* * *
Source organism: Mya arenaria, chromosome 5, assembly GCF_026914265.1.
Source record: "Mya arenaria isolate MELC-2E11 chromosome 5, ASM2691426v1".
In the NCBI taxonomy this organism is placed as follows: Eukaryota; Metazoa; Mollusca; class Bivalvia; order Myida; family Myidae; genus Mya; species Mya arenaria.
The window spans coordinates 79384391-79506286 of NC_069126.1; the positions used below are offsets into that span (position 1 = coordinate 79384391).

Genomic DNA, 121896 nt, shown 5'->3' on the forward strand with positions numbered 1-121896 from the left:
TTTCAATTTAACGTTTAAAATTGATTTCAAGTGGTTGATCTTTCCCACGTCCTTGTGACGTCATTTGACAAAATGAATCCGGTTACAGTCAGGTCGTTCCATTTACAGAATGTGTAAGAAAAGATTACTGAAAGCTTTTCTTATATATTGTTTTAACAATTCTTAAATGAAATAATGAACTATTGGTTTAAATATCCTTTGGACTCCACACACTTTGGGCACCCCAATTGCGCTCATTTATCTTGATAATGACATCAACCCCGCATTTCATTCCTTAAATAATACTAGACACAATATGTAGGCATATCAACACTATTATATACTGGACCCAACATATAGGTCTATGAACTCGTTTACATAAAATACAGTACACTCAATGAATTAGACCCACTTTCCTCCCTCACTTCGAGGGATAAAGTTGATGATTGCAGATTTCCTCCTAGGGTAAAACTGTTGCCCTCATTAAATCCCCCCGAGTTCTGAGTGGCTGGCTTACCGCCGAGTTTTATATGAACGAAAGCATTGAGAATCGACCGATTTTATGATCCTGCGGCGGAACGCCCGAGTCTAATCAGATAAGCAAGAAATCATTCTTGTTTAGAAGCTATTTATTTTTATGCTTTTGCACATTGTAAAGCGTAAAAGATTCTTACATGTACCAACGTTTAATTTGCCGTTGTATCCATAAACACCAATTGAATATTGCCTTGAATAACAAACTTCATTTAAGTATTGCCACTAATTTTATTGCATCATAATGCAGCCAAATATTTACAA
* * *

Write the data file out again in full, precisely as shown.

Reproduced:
Source organism: Mya arenaria, chromosome 5, assembly GCF_026914265.1.
Source record: "Mya arenaria isolate MELC-2E11 chromosome 5, ASM2691426v1".
In the NCBI taxonomy this organism is placed as follows: Eukaryota; Metazoa; Mollusca; class Bivalvia; order Myida; family Myidae; genus Mya; species Mya arenaria.
The window spans coordinates 79384391-79506286 of NC_069126.1; the positions used below are offsets into that span (position 1 = coordinate 79384391).

Genomic DNA, 121896 nt, shown 5'->3' on the forward strand with positions numbered 1-121896 from the left:
TTTCAATTTAACGTTTAAAATTGATTTCAAGTGGTTGATCTTTCCCACGTCCTTGTGACGTCATTTGACAAAATGAATCCGGTTACAGTCAGGTCGTTCCATTTACAGAATGTGTAAGAAAAGATTACTGAAAGCTTTTCTTATATATTGTTTTAACAATTCTTAAATGAAATAATGAACTATTGGTTTAAATATCCTTTGGACTCCACACACTTTGGGCACCCCAATTGCGCTCATTTATCTTGATAATGACATCAACCCCGCATTTCATTCCTTAAATAATACTAGACACAATATGTAGGCATATCAACACTATTATATACTGGACCCAACATATAGGTCTATGAACTCGTTTACATAAAATACAGTACACTCAATGAATTAGACCCACTTTCCTCCCTCACTTCGAGGGATAAAGTTGATGATTGCAGATTTCCTCCTAGGGTAAAACTGTTGCCCTCATTAAATCCCCCCGAGTTCTGAGTGGCTGGCTTACCGCCGAGTTTTATATGAACGAAAGCATTGAGAATCGACCGATTTTATGATCCTGCGGCGGAACGCCCGAGTCTAATCAGATAAGCAAGAAATCATTCTTGTTTAGAAGCTATTTATTTTTATGCTTTTGCACATTGTAAAGCGTAAAAGATTCTTACATGTACCAACGTTTAATTTGCCGTTGTATCCATAAACACCAATTGAATATTGCCTTGAATAACAAACTTCATTTAAGTATTGCCACTAATTTTATTGCATCATAATGCAGCCAAATATTTACAA